Shelter...

      Besides paracord, a good multi-size staple stapler and lots of staples are a good idea! A stapled plastic in the sun only lasts two years so stuck plastic deep while it exists. Also ductape!

      Much thanks to the minion the other day with the plastic dome tale! Seems like wood is better! (Damn! That plastic system looked so quick and easy! Maybe if it has ferrocrete?)

      Great stuff, THANKS.
      Stevelo

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    4. I read that the Germans (Prussians?) in WWI had trouble with their saw back bayonets. They'd get stuck in the unfortunate that got the business end. Sometimes the Prussian (German?) would fire their Mauser to retract the weapon. Other times they'd abandon the rifle and pick up another that was dropped by an unfortunate soul in that senseless slaughter

      (I still can't work out how WWI started. The official explanation doesn't make sense. It's "the North Vietnamese Navy attacked the mightiest Navy in the World" tier pork pie)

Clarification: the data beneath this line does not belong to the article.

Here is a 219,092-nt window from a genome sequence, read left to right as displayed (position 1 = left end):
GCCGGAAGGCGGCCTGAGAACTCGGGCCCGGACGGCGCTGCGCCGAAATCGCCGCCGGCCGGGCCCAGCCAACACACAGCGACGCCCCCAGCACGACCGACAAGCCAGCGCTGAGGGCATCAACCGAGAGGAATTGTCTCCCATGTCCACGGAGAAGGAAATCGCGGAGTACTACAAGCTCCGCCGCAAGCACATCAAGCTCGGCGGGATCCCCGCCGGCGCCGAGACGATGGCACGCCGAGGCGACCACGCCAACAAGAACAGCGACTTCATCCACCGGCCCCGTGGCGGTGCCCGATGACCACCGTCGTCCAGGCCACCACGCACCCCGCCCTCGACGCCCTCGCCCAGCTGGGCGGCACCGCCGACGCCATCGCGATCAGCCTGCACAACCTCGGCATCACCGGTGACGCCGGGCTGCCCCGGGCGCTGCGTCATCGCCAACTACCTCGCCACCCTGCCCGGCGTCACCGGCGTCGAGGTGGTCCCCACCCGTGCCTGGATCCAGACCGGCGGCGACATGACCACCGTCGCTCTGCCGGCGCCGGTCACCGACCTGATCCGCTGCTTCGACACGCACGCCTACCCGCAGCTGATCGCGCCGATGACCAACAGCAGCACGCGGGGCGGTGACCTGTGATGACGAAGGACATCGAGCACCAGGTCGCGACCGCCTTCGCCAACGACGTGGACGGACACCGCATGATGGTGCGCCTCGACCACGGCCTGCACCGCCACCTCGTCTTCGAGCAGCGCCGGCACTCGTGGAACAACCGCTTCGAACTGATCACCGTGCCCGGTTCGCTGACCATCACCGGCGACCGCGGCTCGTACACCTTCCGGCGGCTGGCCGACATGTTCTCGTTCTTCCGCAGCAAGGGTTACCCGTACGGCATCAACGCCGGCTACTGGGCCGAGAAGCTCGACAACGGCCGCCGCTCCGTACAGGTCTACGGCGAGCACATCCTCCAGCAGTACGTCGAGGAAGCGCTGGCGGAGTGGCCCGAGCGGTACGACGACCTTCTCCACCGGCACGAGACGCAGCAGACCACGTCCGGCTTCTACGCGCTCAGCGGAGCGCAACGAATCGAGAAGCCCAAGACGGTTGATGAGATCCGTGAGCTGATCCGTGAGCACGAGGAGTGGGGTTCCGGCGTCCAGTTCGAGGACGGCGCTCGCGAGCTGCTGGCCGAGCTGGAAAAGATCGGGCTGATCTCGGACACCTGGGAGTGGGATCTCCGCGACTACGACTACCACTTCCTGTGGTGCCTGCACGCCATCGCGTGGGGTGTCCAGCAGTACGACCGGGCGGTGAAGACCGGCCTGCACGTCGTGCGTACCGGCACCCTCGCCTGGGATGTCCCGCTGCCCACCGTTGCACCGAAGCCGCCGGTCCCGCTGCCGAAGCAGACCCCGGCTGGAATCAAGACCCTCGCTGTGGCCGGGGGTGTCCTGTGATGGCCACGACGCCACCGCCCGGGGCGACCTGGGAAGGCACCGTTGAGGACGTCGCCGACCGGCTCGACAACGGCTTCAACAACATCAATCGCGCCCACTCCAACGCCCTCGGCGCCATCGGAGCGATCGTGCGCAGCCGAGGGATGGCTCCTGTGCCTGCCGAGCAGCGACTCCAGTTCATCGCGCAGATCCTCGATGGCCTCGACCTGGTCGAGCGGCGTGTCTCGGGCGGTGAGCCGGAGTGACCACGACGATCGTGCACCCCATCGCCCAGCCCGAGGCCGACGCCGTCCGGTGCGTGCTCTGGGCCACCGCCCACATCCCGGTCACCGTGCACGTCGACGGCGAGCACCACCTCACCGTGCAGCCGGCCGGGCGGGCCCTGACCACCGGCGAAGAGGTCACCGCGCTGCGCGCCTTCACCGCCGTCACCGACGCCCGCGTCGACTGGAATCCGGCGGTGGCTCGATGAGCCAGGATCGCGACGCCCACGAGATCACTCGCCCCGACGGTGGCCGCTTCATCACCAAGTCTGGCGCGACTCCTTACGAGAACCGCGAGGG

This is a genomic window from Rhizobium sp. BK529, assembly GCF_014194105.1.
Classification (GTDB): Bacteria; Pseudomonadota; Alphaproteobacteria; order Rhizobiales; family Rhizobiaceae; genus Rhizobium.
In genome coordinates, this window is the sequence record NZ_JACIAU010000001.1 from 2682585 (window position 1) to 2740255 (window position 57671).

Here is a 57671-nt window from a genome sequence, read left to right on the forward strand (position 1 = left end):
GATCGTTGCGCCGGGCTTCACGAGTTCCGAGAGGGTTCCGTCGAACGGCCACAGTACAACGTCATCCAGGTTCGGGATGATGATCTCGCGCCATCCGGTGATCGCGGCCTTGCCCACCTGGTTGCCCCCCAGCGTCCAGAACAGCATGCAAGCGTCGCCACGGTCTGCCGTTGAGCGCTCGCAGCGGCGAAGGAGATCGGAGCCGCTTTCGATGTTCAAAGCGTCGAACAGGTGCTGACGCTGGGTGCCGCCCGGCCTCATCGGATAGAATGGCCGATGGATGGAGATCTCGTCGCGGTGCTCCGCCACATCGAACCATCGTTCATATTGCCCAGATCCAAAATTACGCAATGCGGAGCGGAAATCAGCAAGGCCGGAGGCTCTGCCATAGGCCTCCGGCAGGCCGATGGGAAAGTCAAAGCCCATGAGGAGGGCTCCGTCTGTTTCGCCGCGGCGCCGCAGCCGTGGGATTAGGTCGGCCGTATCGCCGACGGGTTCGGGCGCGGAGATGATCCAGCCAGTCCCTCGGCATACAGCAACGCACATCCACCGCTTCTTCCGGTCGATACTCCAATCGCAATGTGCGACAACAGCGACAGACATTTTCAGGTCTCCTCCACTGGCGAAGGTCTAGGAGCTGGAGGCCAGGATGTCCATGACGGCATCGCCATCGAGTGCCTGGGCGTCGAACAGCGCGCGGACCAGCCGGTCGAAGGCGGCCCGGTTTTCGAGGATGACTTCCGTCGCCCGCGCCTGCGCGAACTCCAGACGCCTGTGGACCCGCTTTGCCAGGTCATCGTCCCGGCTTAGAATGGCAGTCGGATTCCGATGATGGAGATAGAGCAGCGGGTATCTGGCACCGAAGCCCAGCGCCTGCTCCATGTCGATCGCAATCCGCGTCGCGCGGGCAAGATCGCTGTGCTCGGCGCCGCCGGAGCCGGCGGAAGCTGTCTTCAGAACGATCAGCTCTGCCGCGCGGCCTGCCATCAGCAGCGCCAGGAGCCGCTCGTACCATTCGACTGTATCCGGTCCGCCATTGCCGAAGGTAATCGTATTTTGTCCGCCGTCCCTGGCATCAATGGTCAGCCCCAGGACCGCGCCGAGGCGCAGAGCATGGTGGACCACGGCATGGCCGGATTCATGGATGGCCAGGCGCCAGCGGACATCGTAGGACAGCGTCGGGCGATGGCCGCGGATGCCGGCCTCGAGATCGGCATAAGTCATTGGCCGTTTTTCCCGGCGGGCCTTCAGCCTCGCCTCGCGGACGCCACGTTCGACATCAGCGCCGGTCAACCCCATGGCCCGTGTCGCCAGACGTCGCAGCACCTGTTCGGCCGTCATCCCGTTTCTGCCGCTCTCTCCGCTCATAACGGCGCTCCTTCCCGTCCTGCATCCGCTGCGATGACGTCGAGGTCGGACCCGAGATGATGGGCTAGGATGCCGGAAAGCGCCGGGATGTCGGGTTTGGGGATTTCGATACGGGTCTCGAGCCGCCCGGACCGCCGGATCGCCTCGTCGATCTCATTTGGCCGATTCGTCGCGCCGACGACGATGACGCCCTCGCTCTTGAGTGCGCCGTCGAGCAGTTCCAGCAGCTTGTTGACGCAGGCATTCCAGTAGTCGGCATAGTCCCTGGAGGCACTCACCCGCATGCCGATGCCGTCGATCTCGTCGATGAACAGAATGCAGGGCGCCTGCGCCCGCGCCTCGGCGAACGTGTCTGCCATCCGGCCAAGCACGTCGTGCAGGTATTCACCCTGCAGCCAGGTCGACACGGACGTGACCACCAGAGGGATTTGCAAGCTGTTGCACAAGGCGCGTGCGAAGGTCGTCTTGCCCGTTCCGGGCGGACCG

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    5. How it started isn't important. Why it did is more to the point. It was all on the days declining empire England. Having long been surpassed by Germany and America economically ( cough, China today, cough ), a lot of roads lead to her manipulation of events.

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  5. I once purchased one of those hollow handled Rambo knives. The problem with such a knife, is that when the blade ends, rather than continuing on to a full tang for strength, there’s merely a threaded end that screws into a hollow aluminum handle. In other words, for basic use, it might work, but for anything labor intensive, it will almost certainly fail, right where the handle meets the end of the blade. If one really wishes to have a hollow handled knife, get the version that is machined from a solid billet of steel (Schrade makes one for a reasonable price). But really, why bother? So that you can have a survival kit in the handle of your knife? You can sew a pouch on the sheath and put a survival kit in that. Or better yet, have a survival kit separate, so that if you lose the knife, you still have a small survival kit elsewhere. In fact, you probably want to have more than one such kit on your person regardless, for some added redundancy.